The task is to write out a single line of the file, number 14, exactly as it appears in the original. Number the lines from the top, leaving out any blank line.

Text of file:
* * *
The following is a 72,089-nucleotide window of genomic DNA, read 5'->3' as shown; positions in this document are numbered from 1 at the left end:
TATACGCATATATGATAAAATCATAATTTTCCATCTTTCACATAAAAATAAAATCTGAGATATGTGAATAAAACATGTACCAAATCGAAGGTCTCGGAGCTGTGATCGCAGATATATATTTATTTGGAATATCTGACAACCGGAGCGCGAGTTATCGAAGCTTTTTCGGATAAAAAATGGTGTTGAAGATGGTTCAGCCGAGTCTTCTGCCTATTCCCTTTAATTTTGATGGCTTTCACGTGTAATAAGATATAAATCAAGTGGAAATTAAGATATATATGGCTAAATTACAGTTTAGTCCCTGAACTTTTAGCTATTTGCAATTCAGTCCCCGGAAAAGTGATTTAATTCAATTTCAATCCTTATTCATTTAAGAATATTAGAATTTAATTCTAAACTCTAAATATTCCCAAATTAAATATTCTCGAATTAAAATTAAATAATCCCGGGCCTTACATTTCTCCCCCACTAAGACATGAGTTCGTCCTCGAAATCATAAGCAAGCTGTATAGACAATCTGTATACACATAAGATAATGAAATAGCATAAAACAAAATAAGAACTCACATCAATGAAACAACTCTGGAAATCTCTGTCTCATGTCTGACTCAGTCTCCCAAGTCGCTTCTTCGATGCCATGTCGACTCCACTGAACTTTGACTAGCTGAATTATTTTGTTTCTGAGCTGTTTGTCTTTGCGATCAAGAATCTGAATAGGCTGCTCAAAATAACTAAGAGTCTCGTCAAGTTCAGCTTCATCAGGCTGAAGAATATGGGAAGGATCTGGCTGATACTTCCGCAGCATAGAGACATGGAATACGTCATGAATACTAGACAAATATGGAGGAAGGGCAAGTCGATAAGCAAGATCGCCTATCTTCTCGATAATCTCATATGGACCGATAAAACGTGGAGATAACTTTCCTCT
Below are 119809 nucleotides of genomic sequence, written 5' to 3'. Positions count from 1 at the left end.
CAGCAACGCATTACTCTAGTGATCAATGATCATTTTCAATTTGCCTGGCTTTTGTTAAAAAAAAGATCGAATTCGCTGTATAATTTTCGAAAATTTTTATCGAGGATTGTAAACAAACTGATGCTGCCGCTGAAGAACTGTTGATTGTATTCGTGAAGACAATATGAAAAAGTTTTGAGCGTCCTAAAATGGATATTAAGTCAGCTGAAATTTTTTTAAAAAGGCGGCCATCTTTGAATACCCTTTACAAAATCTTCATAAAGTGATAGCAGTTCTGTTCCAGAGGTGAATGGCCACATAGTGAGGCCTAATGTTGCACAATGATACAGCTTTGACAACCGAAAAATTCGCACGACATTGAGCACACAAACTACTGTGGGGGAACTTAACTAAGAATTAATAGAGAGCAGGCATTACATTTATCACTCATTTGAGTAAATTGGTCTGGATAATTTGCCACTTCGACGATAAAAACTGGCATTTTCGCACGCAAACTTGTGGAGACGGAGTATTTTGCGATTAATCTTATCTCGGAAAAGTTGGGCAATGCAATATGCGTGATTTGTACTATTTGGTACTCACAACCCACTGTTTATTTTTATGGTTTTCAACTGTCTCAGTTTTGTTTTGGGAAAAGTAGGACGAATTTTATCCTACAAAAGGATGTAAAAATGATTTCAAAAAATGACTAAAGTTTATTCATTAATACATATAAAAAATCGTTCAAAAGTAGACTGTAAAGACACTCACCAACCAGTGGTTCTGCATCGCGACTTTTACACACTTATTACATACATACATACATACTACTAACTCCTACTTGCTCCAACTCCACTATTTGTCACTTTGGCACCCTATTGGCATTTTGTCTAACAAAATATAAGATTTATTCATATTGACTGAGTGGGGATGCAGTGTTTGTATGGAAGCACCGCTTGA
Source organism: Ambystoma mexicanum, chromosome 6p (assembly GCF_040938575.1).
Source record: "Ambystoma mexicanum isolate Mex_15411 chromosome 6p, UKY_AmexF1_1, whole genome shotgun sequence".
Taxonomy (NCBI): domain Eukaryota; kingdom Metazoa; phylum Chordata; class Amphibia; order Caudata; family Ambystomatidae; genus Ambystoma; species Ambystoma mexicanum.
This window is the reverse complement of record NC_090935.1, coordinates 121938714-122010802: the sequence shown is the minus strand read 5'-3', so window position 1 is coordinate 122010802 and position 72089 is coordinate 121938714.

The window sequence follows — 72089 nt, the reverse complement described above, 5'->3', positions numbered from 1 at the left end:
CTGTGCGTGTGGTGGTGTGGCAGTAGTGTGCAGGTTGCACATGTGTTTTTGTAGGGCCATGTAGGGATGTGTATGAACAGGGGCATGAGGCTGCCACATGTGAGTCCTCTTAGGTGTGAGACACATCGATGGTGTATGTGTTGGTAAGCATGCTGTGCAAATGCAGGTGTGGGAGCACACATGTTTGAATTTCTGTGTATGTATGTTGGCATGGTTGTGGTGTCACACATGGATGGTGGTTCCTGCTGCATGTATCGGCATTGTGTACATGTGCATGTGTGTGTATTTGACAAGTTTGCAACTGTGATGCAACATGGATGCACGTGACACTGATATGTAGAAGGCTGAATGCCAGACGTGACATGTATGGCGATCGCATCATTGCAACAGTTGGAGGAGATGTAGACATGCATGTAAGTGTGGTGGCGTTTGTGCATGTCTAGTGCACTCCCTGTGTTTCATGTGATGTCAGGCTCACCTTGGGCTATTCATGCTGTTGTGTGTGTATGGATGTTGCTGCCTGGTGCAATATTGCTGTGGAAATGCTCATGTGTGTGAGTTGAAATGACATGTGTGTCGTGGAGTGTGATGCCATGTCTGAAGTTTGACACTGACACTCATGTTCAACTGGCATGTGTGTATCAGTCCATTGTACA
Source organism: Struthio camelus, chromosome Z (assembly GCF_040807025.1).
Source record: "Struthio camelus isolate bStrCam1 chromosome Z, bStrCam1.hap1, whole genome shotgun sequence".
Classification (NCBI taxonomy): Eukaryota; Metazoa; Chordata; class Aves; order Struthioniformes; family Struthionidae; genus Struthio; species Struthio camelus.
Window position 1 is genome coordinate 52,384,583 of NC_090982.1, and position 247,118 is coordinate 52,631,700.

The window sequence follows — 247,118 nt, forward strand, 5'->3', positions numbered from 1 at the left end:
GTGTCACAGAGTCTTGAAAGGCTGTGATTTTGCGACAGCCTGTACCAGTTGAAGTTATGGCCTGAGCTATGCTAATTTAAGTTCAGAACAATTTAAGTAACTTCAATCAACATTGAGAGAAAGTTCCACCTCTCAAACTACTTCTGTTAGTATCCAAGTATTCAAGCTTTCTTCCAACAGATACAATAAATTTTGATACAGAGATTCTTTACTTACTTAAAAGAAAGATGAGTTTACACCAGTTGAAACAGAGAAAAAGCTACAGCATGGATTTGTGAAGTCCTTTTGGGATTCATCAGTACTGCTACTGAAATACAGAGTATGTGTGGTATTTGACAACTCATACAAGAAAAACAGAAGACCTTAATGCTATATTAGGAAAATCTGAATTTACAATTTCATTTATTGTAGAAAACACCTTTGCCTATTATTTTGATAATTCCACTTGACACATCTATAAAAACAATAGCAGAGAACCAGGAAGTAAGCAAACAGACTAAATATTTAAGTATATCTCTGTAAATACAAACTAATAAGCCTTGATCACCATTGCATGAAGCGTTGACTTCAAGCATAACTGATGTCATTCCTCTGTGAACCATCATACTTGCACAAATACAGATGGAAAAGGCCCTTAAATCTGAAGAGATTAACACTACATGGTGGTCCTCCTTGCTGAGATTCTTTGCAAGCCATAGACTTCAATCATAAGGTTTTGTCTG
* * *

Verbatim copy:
Window position 1 is genome coordinate 52,384,583 of NC_090982.1, and position 247,118 is coordinate 52,631,700.